tocil IB, Avecia Biologics Ltd) is a preservative com-
pound, used to prevent fungal and bacterial growth in
the solution. This compound does not have any insec-
ticide or acaricide propriety.
The geraniol was produced by Fulltec®company (Cha-
merStrasse 14, CH-6301 ZUG, Suisse) and marketed in
Morocco by Chimitechnic. This geraniol was prepared
by distillation from Palmarosa oil produced by Düll-
berg Konzentra (GmbH & Co, Obenhauptstrasse 3, D-
22335 Hamburg, Germany). The Palmarosa oil is pro-
duced by steam extraction from dried flowering parts
of Cymbopogon martinii var. motia. The crude Palma-
rosa oil containing 60-85 % geraniol is distilled under
vacuum. The fractions of the oil from the distillation
are continuously checked by gas liquid chromato-
graphy, which enables to get pure geraniol. This gera-
niol is processed by Fulltec AG and proposed as “Full-
tec insect killer concentrate 30 % geraniol” with the
following composition: dist. water 11.50 w-%; geraniol
30.00 w-%; polyglyceryl-6 oleate 35.00 w-%; polygly-
ceryl-2 oleate 23.00 w-%; citric acid 0.50 w-% (Fulltec,
pers. comm.)
The geraniol solution was applied by a 5 litre market
sprayer, directly on the entire body of the animal. Each
animal received approximately 250 to 300 ml of the
solution, corresponding at 2.5 to 3 g of geraniol. The
product was applied on all body parts, including utter,
inside thighs, anal area, etc. The sprayed animals were
kept inside the barn for 24 hours, and let to graze in
the afternoon of the following day. After applying the
product, the animals were observed for in the next two
hours to note any particular clinical sign which might
occur. Clinical examinations and tick counts of both
groups (geraniol and control) were made at D7, D14
and D21.
Tick infestation was monitored in each test group at
D-7, D0, D7, D14 and D21. Animals were handled in
the barn and each part of the body was scrupulously
examined for tick. To avoid any bias, search and
counting of ticks were done by the same individuals
during the trial.
Ticks found after application of geraniol were removed
with tweezers, examined with a magnifying glass to
check their state and then put in vials for laboratory
identification. When female ticks were found alive
after application of geraniol, they were incubated at
27 °C with a relative humidity (RH) of 85 % for at least
seven days. This procedure made it possible to verify,
if need be, their capacity to continue their evolution.
The effect of the product sprayed on cattle was evalua-
ted by calculating the reduction in the average number
of ticks compared with the control group on D7, D14,
and D21.
Statistical analysis was made with SPSS software. The
averages of tick density were compared by ANOVA.
The global threshold of signification was set at 5 %.
This study shows that 1 % geraniol was very well
tolerated by all sprayed cattle. No notable signs
of unusual reaction were noticed in groups A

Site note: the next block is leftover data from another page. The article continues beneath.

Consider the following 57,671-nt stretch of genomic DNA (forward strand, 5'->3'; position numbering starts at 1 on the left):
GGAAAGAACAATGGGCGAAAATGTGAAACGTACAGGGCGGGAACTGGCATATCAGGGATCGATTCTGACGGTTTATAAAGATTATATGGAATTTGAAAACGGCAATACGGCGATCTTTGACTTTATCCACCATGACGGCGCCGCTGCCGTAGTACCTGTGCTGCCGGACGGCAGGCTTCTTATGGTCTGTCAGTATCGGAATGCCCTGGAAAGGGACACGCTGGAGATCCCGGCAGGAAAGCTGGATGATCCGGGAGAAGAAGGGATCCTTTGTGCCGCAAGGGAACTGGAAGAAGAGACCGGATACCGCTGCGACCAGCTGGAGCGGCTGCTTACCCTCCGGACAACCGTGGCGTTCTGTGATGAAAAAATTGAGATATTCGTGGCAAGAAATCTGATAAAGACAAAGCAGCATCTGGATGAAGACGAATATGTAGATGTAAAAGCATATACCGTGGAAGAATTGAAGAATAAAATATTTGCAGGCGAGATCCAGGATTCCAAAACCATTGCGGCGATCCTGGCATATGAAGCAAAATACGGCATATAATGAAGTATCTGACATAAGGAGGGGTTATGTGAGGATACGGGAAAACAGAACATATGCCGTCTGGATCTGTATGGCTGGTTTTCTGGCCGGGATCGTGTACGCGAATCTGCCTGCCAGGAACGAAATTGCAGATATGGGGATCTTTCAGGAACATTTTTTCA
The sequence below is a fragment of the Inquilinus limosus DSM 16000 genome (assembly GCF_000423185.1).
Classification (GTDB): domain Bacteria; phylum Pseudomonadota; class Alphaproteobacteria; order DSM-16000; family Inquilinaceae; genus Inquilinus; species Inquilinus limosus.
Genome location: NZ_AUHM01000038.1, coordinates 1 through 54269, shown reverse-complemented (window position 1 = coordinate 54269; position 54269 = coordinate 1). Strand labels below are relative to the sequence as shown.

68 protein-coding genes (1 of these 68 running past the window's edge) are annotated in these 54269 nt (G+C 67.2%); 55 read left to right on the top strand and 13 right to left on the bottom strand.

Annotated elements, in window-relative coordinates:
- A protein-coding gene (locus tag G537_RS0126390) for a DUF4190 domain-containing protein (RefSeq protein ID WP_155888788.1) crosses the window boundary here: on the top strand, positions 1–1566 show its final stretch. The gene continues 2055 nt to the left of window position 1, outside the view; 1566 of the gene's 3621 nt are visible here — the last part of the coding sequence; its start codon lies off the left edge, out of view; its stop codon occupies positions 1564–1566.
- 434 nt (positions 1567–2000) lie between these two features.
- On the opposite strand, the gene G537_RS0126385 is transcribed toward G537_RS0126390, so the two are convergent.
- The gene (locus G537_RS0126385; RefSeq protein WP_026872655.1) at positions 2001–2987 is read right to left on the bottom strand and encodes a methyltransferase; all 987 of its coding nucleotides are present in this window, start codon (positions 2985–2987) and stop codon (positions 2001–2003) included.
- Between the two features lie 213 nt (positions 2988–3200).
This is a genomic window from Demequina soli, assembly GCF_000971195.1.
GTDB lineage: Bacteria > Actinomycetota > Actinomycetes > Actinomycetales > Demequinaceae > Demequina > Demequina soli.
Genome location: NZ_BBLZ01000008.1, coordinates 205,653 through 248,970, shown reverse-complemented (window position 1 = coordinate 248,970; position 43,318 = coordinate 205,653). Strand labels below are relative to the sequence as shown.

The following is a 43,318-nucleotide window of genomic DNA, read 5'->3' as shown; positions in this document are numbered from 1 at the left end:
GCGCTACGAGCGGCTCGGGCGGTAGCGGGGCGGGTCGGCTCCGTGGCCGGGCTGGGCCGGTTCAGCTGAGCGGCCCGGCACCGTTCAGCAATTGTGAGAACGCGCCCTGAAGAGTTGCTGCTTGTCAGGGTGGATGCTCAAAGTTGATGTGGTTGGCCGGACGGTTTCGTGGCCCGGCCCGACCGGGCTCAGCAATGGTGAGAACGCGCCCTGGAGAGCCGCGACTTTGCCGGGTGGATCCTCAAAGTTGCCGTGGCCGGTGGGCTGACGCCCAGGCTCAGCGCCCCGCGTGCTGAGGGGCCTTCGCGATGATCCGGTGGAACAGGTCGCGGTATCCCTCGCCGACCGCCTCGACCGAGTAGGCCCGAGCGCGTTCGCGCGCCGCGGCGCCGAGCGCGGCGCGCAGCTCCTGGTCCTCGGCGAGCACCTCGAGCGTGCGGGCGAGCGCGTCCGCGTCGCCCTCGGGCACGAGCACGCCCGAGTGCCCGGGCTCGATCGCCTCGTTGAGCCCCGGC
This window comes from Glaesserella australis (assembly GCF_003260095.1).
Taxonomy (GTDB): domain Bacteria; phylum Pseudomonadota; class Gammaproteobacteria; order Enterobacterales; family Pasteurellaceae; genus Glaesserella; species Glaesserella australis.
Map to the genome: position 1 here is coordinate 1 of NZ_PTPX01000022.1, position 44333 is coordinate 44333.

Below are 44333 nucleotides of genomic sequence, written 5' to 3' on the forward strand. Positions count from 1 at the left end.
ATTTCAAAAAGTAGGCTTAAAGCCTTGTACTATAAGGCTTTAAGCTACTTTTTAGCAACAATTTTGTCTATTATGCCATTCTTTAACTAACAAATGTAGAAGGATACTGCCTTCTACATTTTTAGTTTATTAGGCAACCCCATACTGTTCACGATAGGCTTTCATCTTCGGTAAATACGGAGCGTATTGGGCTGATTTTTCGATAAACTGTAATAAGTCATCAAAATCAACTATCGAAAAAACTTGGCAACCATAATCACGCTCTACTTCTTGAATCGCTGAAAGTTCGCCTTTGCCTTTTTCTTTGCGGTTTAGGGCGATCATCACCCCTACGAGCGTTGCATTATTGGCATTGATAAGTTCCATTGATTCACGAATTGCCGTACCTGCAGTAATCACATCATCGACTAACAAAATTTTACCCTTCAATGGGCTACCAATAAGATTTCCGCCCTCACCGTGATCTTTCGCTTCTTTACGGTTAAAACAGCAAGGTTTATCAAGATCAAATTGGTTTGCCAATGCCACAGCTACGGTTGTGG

or B, and three weeks after application of the product
the animals remained healthy and did not show any
abnormal clinical signs. Table I summarises the results
of tick counts in both groups made at D-7, D0, D7,
D14 and D21. It also shows the percentages of reduc-
tion in the average number of ticks. Figure 1 shows the
224 Note de recherche Parasite, 2009, 16, 223-226
evolution of tick infestations in sprayed group in com-
parison with the control group.
Clinical examination on the seventh day (D7) showed
that only one cattle was infested with four ticks (Table I).
Examination of these ticks after removing them revea-
led that they were male and very active. It was sup-
posed that these ticks come from a recent infestation,
which probably occurred on the same day or one day
prior to the visit.
On the fourteenth day (D14), three of the eleven cows
from group A were infested, and hosted respectively
one, two and four ticks. These ticks were alive, and
found in the utter area. At this time, the ticks were not
removed from the animals in order to monitor the kine-
tics of tick infestations.
At three weeks (D21) post-spraying, six of the eleven
cows from group A were infested, and each one had
between two and six ticks. All ticks were alive and atta-
ched to the skin of the utter area.
Avariety of organophosphates and synthetic pyre-
throids have been used as acaricides world-
wide. These chemicals may be highly toxic to
non-target organisms and chemoresistance has also
been developed in some tick populations. Botanically
active compounds against ticks and other pest arthro-
pods have been tested by several authors and are
considered to be an alternative to synthetic pesticides
Note de recherche
Parasite, 2009, 16, 223-226
(Panella et al., 2005). Recently, Cetin et al. (2009)
reported the acaricidal effects of the essential oil of Ori-
ganum minutiflorum (Lamiaceae) against Rhipicepha-
lus turanicus.
We have tested in this study the effect of geraniol
extracted from Palmarosa essential oil by Fulltec®
laboratory against Hyalomma sp. ticks in Morocco. The
product was used as a 1 % spray on cattle.
In conclusion, it can be noticed that at 1 % dilution,
geraniol was well tolerated by cattle, which did not
show any adverse events. As repellent, geraniol redu-
ced tick infestation in grazing cattle in comparison to
control animals. Following application of the product,
a significant reduction in tick number of 98.4 %, 97.3 %
and 91.3 % was observed respectively on D7, D14, and
D21 compared to the placebo group (p < 0.0001).
In grazing cattle, application of 1 % geraniol maintained
tick infestation at a significantly low level in compa-
rison to the control group (1.9 vs 21.9) for a period of
three weeks. It is suggested that 1 % geraniol could
be effective product for preventing tick infestation in
cattle, and represent an alternative of choice to avoid
development of chemoresistance of ticks.
The authors would like to express their sincere
thanks to Dr Derouich (Breeding Department),
M. El Hasnaoui, M. Daddi and M. Ferrando for
their precious technical assistance. This study was
made as a part of the GDRI-CNRS-CNRST project.
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Group A: Group B: % Statistical